Police in Surrey advises motorists to break Highway Code

A couple of weeks ago, someone asked on Twitter whether it was OK to park on an advisory cycle lane, one with a broken line.

The Highway Code is quite clear. Rule 140 states:

Cycle lanes. These are shown by road markings and signs. You MUST NOT drive or park in a cycle lane marked by a solid white line during its times of operation. Do not drive or park in a cycle lane marked by a broken white line unless it is unavoidable. You MUST NOT park in any cycle lane whilst waiting restrictions apply.

However the response from Surrey Police was quite different:

No mention of “Do not park unless it is unavoidable”. On the contrary, the message is quite clear: “Go ahead and park there, we will not do anything to stop you”.
Why would anyone do something like that? Why would the Police advise people to endanger other people’s lives? I suspect there are three reasons:
1. Many cops don’t know the Highway Code
2. When there is a dispute between ordinary citizens and motorists, most cops side with the latter; in other words, the Police force is institutionally biased in favour of people who drive
3. This is yet another case of the peculiarly British disease of using absurd rules for not doing the right thing.
Let me explain the third point: sometimes we are faced with stupid rules, be it due to incompetent legislators or to senescence of the rule; in most places, including the UK, the absurd rule is either ignored or changed. 
However, this country has mastered the art of using stupid rules as an excuse for not doing what is needed to be done.
Surrey Police is strictly correct, because apparently there is an omission in the Act relating to advisory cycle lanes and the Highway Code is unenforceable. But this is NOT an excuse for advising motorists to act in a way that endangers others. The obvious course of action is to stress what the Highway Code says, and if motorists object and persist in their dangerous behaviour because the Act is unclear, then the Police should put strong pressure on the legislators to amend the law.
Let me give you some other examples.
Taxi drivers probably suffer the most unhealthy working conditions of all Londoners: they sit all day behind other poisonous vehicles. I recently challenged some drivers in being more vocal in  favour of a rapid transition to electric vehicles; rather than campaigning for unsafe streets, they should put pressure on Transport for London to abide to EU air quality directives. With so many electric vehicles in the market, why don’t taxi drivers switch right now, instead of killing hundreds of people every year with their diesel emissions? Their response: “We cannot drive electric vehicles because none turns inside 7.62 metres”, a stupid 110 year old rule upheld by the Public Carriage Office. Really? Hundreds of people lose their lives because of such an idiocy? Or is it more likely that no-one really wants to change and do the right thing, so the rule is used as an excuse.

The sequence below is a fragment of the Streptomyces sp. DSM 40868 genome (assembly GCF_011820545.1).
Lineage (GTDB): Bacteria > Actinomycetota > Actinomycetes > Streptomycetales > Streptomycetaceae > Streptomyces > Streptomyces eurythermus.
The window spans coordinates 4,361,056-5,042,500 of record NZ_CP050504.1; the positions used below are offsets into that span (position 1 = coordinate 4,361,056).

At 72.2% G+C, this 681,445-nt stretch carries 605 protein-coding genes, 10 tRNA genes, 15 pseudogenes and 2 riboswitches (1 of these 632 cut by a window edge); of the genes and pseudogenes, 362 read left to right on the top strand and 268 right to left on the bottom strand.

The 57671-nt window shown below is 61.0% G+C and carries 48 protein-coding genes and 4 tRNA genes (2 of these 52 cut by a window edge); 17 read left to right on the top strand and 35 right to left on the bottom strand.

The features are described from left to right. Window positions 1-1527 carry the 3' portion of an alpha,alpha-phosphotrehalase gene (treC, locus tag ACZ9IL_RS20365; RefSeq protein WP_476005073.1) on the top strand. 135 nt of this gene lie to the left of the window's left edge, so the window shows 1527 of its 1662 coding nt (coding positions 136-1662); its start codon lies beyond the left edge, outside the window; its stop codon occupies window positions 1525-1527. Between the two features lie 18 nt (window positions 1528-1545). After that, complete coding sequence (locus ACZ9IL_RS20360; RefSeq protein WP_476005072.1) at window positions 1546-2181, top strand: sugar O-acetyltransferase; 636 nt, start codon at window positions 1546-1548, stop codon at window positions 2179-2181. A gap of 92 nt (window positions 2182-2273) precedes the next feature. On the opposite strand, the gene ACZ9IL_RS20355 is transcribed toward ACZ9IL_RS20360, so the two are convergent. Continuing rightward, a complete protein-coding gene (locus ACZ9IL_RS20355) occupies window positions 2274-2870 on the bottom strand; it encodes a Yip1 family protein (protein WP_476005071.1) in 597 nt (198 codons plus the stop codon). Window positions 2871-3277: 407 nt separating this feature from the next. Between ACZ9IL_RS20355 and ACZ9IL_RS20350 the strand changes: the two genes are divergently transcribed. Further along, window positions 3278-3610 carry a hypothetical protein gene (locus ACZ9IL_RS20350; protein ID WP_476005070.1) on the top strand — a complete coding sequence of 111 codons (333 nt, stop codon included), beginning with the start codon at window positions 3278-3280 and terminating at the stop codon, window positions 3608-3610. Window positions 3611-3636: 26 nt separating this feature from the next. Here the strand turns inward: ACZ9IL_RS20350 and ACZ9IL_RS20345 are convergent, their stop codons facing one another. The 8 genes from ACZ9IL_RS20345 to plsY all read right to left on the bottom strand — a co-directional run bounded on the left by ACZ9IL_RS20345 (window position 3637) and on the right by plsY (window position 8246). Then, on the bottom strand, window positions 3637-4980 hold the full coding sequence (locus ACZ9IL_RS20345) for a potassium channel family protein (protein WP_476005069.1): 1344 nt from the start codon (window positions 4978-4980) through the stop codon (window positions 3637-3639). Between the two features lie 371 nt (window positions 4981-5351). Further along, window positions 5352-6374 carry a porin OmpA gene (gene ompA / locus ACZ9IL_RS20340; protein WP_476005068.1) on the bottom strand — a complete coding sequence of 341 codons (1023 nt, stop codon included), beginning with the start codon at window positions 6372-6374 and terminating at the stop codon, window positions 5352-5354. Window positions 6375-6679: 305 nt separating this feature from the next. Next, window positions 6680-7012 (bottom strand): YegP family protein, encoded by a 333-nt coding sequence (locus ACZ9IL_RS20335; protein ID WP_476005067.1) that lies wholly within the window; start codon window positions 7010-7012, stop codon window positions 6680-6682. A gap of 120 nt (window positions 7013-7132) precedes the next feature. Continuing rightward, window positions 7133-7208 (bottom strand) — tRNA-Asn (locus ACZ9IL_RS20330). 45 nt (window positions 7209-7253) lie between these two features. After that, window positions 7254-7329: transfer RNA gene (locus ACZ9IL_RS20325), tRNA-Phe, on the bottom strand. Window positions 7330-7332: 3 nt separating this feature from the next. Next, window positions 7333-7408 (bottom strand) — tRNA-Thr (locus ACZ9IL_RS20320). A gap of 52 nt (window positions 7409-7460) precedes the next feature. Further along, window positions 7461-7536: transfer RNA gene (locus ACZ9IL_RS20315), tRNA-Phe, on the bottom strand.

Zig zags at zebra crossings. This is a very good British idea and indeed the UK has probably one of the best record for motorists stopping at zebra crossings. The role of the zig zags is to ensure that an adequately large area around the zebra is visually uncluttered. The Regulations do go in some detail on how the zig zags should be painted, but they also state “where …the requirements of … these Regulations as to the placing of … road markings … to indicate the … controlled area [i.e. where the zig zags are] have not been complied with in every respect, … the controlled area shall nevertheless be treated as complying with these Regulations  if the non-compliance is not such as materially to affect the general appearance of the … controlled area”. This is excellent pragmatism of the legislator, who probably was well aware that British roads are not US grids. It means that allowances to the shape/size/placement of the zig zags are allowed as long as the general principle is maintained, that an area around the zebra is left clear. 
In spite of this, I have heard numerous people saying that European style zebra crossings at road junctions are not possible in the UK because of the zig zag rule. Even our friend, As Easy As Riding a Bike got confused, stating that “zebra crossings will inevitably be displaced from desire lines. Unlike in the French and Swiss examples, where the crossing goes from corner to corner, UK zebras have to be set back from junction mouths.” That is not true and here is an example in central London:
A few years ago, BJ Cunningham, an entrepreneur, thought he had found a loophole in the legislation of European cigarette excise duties. At the EU Court of Justice, he received this verdict: “According to the law you are right, but the law was never meant for you to be right, so I am ruling against you”. We should never forget the intention of the legislators; if the regulations are defective or become obsolete, let’s amend them. It is perverse to adhere to defective rules and put people’s lives at risk.

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